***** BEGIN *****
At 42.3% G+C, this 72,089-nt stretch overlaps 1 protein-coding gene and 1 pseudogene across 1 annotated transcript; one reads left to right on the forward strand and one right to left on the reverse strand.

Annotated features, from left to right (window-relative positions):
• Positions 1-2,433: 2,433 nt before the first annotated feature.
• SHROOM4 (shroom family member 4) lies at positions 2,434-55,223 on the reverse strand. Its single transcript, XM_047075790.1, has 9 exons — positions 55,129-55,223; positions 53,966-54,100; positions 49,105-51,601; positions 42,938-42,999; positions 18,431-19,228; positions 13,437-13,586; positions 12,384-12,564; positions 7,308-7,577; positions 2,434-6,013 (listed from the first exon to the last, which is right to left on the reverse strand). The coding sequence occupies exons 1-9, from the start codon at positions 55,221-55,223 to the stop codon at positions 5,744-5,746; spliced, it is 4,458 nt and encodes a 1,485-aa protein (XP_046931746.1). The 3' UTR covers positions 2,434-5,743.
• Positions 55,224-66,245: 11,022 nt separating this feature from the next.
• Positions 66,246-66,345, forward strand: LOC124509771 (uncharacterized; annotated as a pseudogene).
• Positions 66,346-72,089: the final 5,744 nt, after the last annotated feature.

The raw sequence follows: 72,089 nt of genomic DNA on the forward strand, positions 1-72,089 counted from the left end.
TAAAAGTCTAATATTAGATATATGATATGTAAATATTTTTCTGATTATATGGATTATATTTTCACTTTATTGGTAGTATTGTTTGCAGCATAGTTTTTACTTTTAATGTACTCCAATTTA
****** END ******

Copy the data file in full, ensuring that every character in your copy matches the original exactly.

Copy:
At 42.3% G+C, this 72,089-nt stretch overlaps 1 protein-coding gene and 1 pseudogene across 1 annotated transcript; one reads left to right on the forward strand and one right to left on the reverse strand.

Annotated features, from left to right (window-relative positions):
• Positions 1-2,433: 2,433 nt before the first annotated feature.
• SHROOM4 (shroom family member 4) lies at positions 2,434-55,223 on the reverse strand. Its single transcript, XM_047075790.1, has 9 exons — positions 55,129-55,223; positions 53,966-54,100; positions 49,105-51,601; positions 42,938-42,999; positions 18,431-19,228; positions 13,437-13,586; positions 12,384-12,564; positions 7,308-7,577; positions 2,434-6,013 (listed from the first exon to the last, which is right to left on the reverse strand). The coding sequence occupies exons 1-9, from the start codon at positions 55,221-55,223 to the stop codon at positions 5,744-5,746; spliced, it is 4,458 nt and encodes a 1,485-aa protein (XP_046931746.1). The 3' UTR covers positions 2,434-5,743.
• Positions 55,224-66,245: 11,022 nt separating this feature from the next.
• Positions 66,246-66,345, forward strand: LOC124509771 (uncharacterized; annotated as a pseudogene).
• Positions 66,346-72,089: the final 5,744 nt, after the last annotated feature.

The raw sequence follows: 72,089 nt of genomic DNA on the forward strand, positions 1-72,089 counted from the left end.
TAAAAGTCTAATATTAGATATATGATATGTAAATATTTTTCTGATTATATGGATTATATTTTCACTTTATTGGTAGTATTGTTTGCAGCATAGTTTTTACTTTTAATGTACTCCAATTTA